UQSPIA performing a cultural dance from Kiribati

Students showcase dying Polynesian cultures


The University of Queensland South Pacific Islander Association (UQSPIA) has hosted a special cultural event to showcase the music and dance of some of the many Pacific islander cultures that are present in Australia.

UQSPIA performing a Samoan dance
Students from UQSPIA perform a Samoan dance that depicts the myth of Taema and Tilafaiga. Photo: Luisa Ausage

Student-led group UQSPIA held the event, called ‘Find Your Mana’, in September with the aim of depicting various myths and legends from a total of 11 Pacific island nations through dance and song.

Some of the groups represented on the night are confronted with the alarming reality that their islands are “disappearing” and their cultures are dying out, with dwindling numbers of people continuing to pass on the traditions.

UQSPIA social events coordinator Catherine Dexter said the night was a chance for each of the island nations represented to share their culture and tell their stories.

“The [Mana theme] showcases myths and legends passed down [through] each generation and tells a story of how each island in the pacific has come to be what we now know it as,” Ms Dexter said.

The event, which was held at the University of Queensland’s Schonell Theatre, showcased cultural dances from Samoa, the Solomon Islands, Tuvalu, Tonga, the Cook Island, Fiji, Hawaii, Tahiti, New Zealand, Rotuma and Kiribati.

UQSPIA’s 2017 president, Robati Harrison, said the event was important as it was a way for many of the students to represent their Pacific identities.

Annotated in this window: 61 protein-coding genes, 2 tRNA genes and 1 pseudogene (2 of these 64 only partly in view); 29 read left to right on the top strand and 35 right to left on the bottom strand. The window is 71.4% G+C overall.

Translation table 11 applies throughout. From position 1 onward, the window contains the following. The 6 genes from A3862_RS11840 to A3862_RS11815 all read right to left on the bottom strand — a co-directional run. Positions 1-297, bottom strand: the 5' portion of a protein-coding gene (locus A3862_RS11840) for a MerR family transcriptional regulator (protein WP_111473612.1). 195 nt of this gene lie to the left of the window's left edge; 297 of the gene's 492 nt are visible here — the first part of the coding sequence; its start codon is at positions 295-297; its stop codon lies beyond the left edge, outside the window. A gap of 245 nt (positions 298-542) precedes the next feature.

“Culture is one of the three aims that embody UQSPIA as a university society,” Mr Harrison said.

“It is important that we, as an association, represent our culture with such pride because, after all, our ancestors did not fight to keep our culture alive for us to not do anything about it,” he said.

President of the Queensland Niuean Rugby League Association, Patrick Knight, said he was proud that Pasifika (or Polynesian) culture was being represented at universities.

“Although my country [Niue] wasn’t represented tonight, it was still good to see the representation of Pasifika culture in other countries,” Mr Knight said.

UQSPIA performing a cultural dance from Kiribati
Students from UQSPIA perform a cultural dance from Kiribati that depicts the ‘story of the creation’. Photo: Luisa Ausage

“Especially from university students, it’s great that they are willing to take the time to teach everyone about our countries and culture, so that it can live on in our children and doesn’t die out, even if our countries do,” he said.

“I migrated from New Zealand, but will always be Niuean, even if the culture dies out.”

“It’s in my blood and I won’t ever stop promoting that to future generations.”

“I want my country to be remembered.”

Niue has a rapidly decreasing population, and in 2016 there were only 1600 people registered as living on the island country, with most migrating to New Zealand or Australia to look for a better life for their families.

UQSPIA founding member and advocate Toli Reupana said exposure of Pasifika cultures was important as some of the islands had rapidly declining populations while others were vanishing.

“The Pacific is slowing deteriorating because of climate change and the effects of that is causing some islands to sink [for example] Tuvalu and Kiribati,” Mr Reupana said.

“It’s important that our different [Polynesian, Micronesian and Melanesian] nations get as much exposure as possible, because the reality is in 25 years’ time some islands we call home could be just a memory to us,” he said.

UQ is one of a number of Australian universities that has an association that aims to represent Polynesian culture through events such as ‘Find Your Mana’.

For more information about UQSPIA, visit their website.

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